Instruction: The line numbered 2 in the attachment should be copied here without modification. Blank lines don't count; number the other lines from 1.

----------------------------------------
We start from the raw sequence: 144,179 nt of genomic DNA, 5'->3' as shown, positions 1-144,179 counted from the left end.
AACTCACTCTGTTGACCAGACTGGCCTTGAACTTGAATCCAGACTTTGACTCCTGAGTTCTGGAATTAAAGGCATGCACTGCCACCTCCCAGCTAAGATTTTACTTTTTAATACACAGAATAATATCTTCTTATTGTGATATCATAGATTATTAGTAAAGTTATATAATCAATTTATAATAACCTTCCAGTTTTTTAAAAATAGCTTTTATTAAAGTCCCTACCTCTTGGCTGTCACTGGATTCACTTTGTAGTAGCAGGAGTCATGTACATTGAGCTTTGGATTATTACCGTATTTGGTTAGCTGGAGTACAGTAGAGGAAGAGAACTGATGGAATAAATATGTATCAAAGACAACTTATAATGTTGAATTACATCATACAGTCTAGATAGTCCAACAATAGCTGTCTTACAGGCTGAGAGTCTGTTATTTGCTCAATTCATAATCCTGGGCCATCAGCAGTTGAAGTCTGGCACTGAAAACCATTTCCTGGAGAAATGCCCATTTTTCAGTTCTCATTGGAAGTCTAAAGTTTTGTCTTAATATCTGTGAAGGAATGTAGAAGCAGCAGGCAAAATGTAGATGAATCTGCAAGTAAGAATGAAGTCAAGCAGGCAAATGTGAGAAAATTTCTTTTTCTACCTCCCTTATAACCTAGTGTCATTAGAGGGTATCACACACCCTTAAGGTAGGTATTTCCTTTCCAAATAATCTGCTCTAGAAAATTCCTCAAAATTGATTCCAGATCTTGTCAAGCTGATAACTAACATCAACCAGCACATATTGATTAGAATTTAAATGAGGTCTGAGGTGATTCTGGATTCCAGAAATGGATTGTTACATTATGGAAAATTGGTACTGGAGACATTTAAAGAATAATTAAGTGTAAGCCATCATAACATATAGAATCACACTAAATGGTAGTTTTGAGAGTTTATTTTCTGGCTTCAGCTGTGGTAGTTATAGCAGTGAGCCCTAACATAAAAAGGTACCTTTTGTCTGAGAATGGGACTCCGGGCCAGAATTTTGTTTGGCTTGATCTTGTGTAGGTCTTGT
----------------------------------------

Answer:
AACTCACTCTGTTGACCAGACTGGCCTTGAACTTGAATCCAGACTTTGACTCCTGAGTTCTGGAATTAAAGGCATGCACTGCCACCTCCCAGCTAAGATTTTACTTTTTAATACACAGAATAATATCTTCTTATTGTGATATCATAGATTATTAGTAAAGTTATATAATCAATTTATAATAACCTTCCAGTTTTTTAAAAATAGCTTTTATTAAAGTCCCTACCTCTTGGCTGTCACTGGATTCACTTTGTAGTAGCAGGAGTCATGTACATTGAGCTTTGGATTATTACCGTATTTGGTTAGCTGGAGTACAGTAGAGGAAGAGAACTGATGGAATAAATATGTATCAAAGACAACTTATAATGTTGAATTACATCATACAGTCTAGATAGTCCAACAATAGCTGTCTTACAGGCTGAGAGTCTGTTATTTGCTCAATTCATAATCCTGGGCCATCAGCAGTTGAAGTCTGGCACTGAAAACCATTTCCTGGAGAAATGCCCATTTTTCAGTTCTCATTGGAAGTCTAAAGTTTTGTCTTAATATCTGTGAAGGAATGTAGAAGCAGCAGGCAAAATGTAGATGAATCTGCAAGTAAGAATGAAGTCAAGCAGGCAAATGTGAGAAAATTTCTTTTTCTACCTCCCTTATAACCTAGTGTCATTAGAGGGTATCACACACCCTTAAGGTAGGTATTTCCTTTCCAAATAATCTGCTCTAGAAAATTCCTCAAAATTGATTCCAGATCTTGTCAAGCTGATAACTAACATCAACCAGCACATATTGATTAGAATTTAAATGAGGTCTGAGGTGATTCTGGATTCCAGAAATGGATTGTTACATTATGGAAAATTGGTACTGGAGACATTTAAAGAATAATTAAGTGTAAGCCATCATAACATATAGAATCACACTAAATGGTAGTTTTGAGAGTTTATTTTCTGGCTTCAGCTGTGGTAGTTATAGCAGTGAGCCCTAACATAAAAAGGTACCTTTTGTCTGAGAATGGGACTCCGGGCCAGAATTTTGTTTGGCTTGATCTTGTGTAGGTCTTGT